Tawake, deputy director of the group’s geothermal and energy program, says the traditional climate finance model is suitable for big savings and lower-cost projects.

“That’s why it’s a bit difficult to get grants from these climate finance institutions, because they prefer to have blended finance,” Tawake said. “That’s the biggest challenge.”

To make a promise

Palau President Surangel Whipps Jr. recently signed the Moana Pledge, following the Our Ocean conference in April, pledging to transition his country to 100% renewable energy by 2032.

Administered by Maui-based Mana Pacific, the agreement is described as a commitment, but also acts as a mechanism to give Pacific countries greater access to renewable energy infrastructure, through collective purchasing power and sharing. resources, making countries more attractive to donors.

Mana Pacific CEO Joe Reed says deal levels the playing field, to ensure contractors under pledge deal adhere to 13 principles, such as local job creation and training or recycling.

Palau President Surangel S. Whipps, Our Ocean Conference Palau
Palau President Surangel Whipps, Jr. shares his keynote address at the Our Ocean conference in Palau in April. Jesse Alpert/US Department of State/2022

But at its core, it addresses donor concerns about returns on investment, as well as the price of renewable energy infrastructure.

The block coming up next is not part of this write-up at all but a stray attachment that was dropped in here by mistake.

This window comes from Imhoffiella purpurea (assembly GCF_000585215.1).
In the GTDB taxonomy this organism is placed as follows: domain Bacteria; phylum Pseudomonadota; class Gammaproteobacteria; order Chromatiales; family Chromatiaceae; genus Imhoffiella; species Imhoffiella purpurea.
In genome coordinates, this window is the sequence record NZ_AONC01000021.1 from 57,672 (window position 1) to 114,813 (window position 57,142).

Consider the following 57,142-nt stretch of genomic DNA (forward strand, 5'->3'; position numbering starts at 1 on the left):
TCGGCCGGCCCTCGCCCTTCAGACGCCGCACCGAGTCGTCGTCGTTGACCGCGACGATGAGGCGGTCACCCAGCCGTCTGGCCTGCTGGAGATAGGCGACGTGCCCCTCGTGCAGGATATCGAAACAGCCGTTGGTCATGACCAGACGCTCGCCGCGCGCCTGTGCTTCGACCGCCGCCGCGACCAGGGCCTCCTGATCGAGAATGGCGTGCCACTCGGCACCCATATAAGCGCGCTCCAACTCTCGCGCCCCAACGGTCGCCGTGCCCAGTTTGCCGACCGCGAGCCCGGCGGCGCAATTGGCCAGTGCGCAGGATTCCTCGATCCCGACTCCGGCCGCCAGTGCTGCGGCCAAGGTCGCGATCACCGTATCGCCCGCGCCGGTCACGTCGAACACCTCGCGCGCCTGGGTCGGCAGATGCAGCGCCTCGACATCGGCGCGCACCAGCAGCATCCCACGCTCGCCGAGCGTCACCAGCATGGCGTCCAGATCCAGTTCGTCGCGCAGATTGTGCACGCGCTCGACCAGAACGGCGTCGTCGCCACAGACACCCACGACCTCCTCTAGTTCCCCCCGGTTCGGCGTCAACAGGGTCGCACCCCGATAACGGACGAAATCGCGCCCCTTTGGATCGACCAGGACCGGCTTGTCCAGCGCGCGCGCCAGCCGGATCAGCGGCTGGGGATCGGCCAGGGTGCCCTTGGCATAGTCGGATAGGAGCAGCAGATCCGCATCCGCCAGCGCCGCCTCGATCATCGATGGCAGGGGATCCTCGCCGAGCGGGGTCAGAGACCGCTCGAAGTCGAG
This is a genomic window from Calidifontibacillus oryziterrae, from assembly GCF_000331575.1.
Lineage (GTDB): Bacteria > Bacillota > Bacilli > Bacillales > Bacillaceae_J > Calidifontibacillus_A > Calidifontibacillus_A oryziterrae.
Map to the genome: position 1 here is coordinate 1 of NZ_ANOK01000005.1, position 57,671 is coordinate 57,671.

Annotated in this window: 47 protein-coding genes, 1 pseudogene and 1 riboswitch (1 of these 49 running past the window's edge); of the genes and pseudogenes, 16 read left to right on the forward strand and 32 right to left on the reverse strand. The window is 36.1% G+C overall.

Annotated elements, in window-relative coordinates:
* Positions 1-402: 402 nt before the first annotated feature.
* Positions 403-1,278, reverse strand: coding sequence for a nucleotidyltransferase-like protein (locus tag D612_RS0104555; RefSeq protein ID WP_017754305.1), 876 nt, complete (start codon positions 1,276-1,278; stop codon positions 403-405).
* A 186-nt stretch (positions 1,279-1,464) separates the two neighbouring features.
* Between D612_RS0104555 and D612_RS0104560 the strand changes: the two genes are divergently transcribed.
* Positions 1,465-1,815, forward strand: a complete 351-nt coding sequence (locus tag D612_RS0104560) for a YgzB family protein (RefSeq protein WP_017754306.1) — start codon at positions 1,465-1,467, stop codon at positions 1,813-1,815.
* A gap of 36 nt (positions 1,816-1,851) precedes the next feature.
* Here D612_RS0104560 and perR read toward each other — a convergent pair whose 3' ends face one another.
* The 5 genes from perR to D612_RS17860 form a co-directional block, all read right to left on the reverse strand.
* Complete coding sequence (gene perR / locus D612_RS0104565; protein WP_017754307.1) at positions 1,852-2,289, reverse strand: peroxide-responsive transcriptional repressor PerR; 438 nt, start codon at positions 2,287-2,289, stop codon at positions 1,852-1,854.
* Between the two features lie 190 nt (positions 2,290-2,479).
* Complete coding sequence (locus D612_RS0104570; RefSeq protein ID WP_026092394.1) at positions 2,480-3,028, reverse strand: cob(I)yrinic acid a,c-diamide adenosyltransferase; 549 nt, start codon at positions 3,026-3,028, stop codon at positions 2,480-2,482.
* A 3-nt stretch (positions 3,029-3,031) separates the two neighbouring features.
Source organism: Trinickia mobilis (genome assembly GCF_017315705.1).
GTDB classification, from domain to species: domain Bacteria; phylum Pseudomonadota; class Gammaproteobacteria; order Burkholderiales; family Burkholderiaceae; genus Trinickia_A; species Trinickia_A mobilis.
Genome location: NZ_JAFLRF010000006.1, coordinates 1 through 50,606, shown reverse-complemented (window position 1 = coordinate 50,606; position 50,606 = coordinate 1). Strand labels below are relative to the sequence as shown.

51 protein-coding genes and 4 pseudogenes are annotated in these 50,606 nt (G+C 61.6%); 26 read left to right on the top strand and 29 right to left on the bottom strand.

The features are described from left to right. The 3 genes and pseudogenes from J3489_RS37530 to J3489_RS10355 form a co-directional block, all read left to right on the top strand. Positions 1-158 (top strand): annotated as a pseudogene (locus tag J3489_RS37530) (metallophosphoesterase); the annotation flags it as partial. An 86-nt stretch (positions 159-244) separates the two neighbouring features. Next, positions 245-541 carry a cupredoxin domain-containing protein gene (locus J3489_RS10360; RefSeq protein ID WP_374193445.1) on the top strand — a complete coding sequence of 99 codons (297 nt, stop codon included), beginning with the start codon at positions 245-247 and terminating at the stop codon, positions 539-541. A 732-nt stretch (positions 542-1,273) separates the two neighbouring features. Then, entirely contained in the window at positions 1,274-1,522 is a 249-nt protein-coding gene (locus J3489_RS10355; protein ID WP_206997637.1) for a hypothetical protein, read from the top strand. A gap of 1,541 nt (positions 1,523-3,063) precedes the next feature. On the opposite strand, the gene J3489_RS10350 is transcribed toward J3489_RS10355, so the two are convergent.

“And so when we have that large-scale market demand, we can force prices down,” Reed said. “This investment capital will not require such a high return on investment, because the risk of the project is also reduced by the economies of scale.”

Mana Pacific is a business and benefits from the arrangements, although it is a for-profit company, which does not focus on shareholder profits, Reed says.

The model provided by Mana Pacific – tested for the first time last year on Molokai – moves away from the traditional model of climate finance, which is generally done through government aid and international organizations – like the dozens of millions of dollars donated to FSM – then by seeking companies to implement projects.

The signing of Whipps was the first in a long series, according to Reed, with the idea that they collectively attend COP27 in Egypt this year with proof that they can implement projects and use the 100 billion dollars of climate finance pledged by rich countries 13 years ago.

“Honestly, if we could have, we would have had five or six other countries willing to sign behind him,” Reed said. Discussions are underway with Guam, Kiribati, American Samoa, Solomon Islands, Fiji and Vanuatu, according to Reed. “But synchronizing things with Covid has been a bit of a challenge.”

A precarious position

The variability of the Pacific means there is no one-size-fits-all approach. For US Pacific Territories and Freely Associated States, access to funding becomes complicated.